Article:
Beautiful Bay Of Hope (2)

April 9, 1999
by Ian Scott

Romans 5:4 – And endurance produces character, and character produces hope (NRSV)

I recently learned how the spectacular Newfoundland fjord, Bay d'Espoir — once pronounced Bay Despair — was named in the 1600s by French fishermen, Bay of Hope.

As I researched the history of this beautiful region, I discovered that a relative, Joseph Pitts had sailed nearby. In the fall of 1678 at the age of fifteen, Joseph was captured by Algerian pirates along with his crew of English fishermen off Newfoundland and was sold into slavery in North Africa, eventually escaping fifteen years later. The story of his slavery (a practice which affected thousands of Europeans in Algeria) and his 700-mile winter walk to freedom through Germany was published in 1703, and retold in 1908 by Rev. Sabine Baring-Gould, the writer who composed the words of Onward! Christian Soldiers.

Through the Daily devotional, I learn that much reconciliation is going on between peoples affected by slavery on both sides of the Atlantic. Within my family, my nieces, who enjoy the freedom of Canada, are related to Joseph Pitts, the English slave in Africa, and to Africans kidnapped and forced into slavery in Jamaica, an oppression that affected millions of human beings. Somehow despite the horrific indignity and injustice endured on opposite sides of the Atlantic, those individuals — like Paul writing to the Romans — learned that endurance produces character, and character produces hope. We are all the product of the hope that through the Holy Spirit refuses to surrender to injustice, that knows the true meaning of the Bay of Hope.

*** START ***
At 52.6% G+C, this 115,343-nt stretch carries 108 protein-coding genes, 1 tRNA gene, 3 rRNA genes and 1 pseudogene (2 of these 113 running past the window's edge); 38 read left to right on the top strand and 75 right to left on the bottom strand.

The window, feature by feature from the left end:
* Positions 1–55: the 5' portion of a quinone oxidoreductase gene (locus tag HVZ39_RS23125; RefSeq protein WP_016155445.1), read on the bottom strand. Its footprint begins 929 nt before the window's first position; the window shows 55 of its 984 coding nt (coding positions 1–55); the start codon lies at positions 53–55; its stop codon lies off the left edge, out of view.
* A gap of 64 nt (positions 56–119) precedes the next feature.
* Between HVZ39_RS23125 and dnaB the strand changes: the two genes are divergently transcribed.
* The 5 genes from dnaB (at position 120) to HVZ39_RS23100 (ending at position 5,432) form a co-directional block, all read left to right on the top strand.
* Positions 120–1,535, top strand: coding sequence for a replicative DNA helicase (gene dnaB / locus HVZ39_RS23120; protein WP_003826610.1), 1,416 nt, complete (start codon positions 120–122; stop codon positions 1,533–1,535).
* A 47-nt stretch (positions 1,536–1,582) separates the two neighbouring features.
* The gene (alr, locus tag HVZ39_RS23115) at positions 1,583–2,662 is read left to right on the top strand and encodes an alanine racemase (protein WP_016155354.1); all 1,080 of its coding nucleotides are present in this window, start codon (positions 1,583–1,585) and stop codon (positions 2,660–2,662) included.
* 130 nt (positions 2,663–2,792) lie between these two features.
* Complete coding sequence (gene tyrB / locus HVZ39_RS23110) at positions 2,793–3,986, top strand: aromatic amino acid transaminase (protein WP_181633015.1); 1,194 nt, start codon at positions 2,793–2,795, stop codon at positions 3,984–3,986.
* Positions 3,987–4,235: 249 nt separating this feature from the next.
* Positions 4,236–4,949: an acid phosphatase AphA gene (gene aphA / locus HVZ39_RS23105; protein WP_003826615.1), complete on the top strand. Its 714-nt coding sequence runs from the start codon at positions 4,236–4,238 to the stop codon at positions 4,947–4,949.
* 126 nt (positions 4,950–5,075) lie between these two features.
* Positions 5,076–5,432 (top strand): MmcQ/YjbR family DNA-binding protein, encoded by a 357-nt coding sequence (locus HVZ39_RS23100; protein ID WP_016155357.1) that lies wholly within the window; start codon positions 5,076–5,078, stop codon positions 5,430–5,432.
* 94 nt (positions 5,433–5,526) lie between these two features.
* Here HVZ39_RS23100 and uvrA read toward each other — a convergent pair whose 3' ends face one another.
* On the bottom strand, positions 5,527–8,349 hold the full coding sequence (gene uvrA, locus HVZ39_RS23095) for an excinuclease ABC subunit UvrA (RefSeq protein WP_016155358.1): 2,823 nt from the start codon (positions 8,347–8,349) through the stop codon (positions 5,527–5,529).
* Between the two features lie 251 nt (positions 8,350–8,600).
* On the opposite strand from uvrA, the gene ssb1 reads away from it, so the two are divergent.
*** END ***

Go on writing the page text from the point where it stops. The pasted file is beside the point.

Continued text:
How precious our freedom is when we realize what others have achieved to gain that freedom. Today, less obvious forces of oppression are still at work. We are called to be diligent in our efforts to free the slaves of all injustice wherever they are, to use the strength we receive as a gift of God to gain their freedom.

Prayer: Lord, we give thanks for the freedom, strength and hope we find in your Holy Spirit. Use our lives to reconcile past hurt that we and others may bear, and to actively resist the injustices that deprive individuals of freedom. Make us one in hope. Amen.

About the author:

Ian Scott <scotts@pei.sympatico.ca>
Charlottetown, Prince Edward Island, Canada

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